that the answer?
    What do you mean?
    On a single-cpu machine, if you can't get the spinlock, you should just
    sleep and let the process who had it continue. On a multi-cpu machine,
    you perhaps should just keep trying, hoping that the process who holds
    it finishes soon. I wonder is we should find some kind of test on
    postmaster startup that would test to see if we have multiple cpu's and
    change from spinlock sleeping to spinlock spin-waiting.

    Add to this that fact we can't sleep for less than on clock tick on most
    machines, 10ms, and the spinlock stuff needs work.

    TODO updated:

    * Improve spinlock code, perhaps with OS semaphores, sleeper queue, or
    spining to obtain lock on multi-cpu systems

    --
    Bruce Momjian | http://candle.pha.pa.us
    pgman@candle.pha.pa.us | (610) 853-3000
    + If your life is a hard drive, | 830 Blythe Avenue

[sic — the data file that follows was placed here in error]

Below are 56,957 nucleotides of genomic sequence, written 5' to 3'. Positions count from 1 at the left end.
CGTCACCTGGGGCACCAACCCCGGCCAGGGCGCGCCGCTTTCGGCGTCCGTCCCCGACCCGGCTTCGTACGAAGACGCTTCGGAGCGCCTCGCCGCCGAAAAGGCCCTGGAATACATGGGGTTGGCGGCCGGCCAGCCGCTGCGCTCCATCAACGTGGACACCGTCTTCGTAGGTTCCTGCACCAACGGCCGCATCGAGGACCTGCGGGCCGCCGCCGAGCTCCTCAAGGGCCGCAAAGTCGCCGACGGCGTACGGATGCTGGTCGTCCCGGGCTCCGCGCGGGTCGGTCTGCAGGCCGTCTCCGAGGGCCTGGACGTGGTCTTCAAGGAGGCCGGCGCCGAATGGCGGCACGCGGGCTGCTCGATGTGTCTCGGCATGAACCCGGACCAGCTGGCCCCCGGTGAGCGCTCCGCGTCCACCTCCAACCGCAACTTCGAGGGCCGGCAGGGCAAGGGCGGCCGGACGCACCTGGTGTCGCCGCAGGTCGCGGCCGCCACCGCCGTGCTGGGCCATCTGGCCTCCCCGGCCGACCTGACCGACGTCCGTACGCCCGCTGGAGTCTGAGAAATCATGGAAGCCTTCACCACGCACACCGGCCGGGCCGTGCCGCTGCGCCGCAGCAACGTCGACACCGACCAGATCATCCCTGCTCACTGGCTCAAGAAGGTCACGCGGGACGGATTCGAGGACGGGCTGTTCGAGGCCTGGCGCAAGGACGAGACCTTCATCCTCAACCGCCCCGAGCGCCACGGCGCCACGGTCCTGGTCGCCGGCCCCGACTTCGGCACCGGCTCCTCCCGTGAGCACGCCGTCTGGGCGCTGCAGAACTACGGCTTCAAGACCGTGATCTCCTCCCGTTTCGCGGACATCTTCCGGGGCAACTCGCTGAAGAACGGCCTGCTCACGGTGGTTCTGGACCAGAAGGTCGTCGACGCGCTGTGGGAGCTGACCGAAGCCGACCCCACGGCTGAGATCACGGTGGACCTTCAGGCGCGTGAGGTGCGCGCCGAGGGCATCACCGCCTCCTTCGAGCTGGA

+ Christ can be your backup. | Drexel Hill, Pennsylvania 19026
  • Matthew Kirkwood at Jul 31, 2001 at 9:12 am

    On Mon, 30 Jul 2001, Bruce Momjian wrote:

    * Improve spinlock code, perhaps with OS semaphores, sleeper queue, or
    spining to obtain lock on multi-cpu systems
    You may be interested in a discussion which happened over on
    linux-kernel a few months ago.

    Quite a lot of people want a lightweight userspace semaphore,
    and for pretty much the same reasons.

    Linus proposed a pretty interesting solution which has the
    same minimal overhead as the current spinlocks in the non-
    contention case, but avoids the spin where there's contention:

    http://www.mail-archive.com/linux-kernel%40vger.kernel.org/msg39615.html

    Matthew.
  • Bruce Momjian at Jul 31, 2001 at 1:19 pm

    On Mon, 30 Jul 2001, Bruce Momjian wrote:
    * Improve spinlock code, perhaps with OS semaphores, sleeper queue, or
    spining to obtain lock on multi-cpu systems
    You may be interested in a discussion which happened over on
    linux-kernel a few months ago.

    Quite a lot of people want a lightweight userspace semaphore,
    and for pretty much the same reasons.

    Linus proposed a pretty interesting solution which has the
    same minimal overhead as the current spinlocks in the non-
    contention case, but avoids the spin where there's contention:

    http://www.mail-archive.com/linux-kernel%40vger.kernel.org/msg39615.html
    Yes, many OS's have user-space spinlocks, for the same performance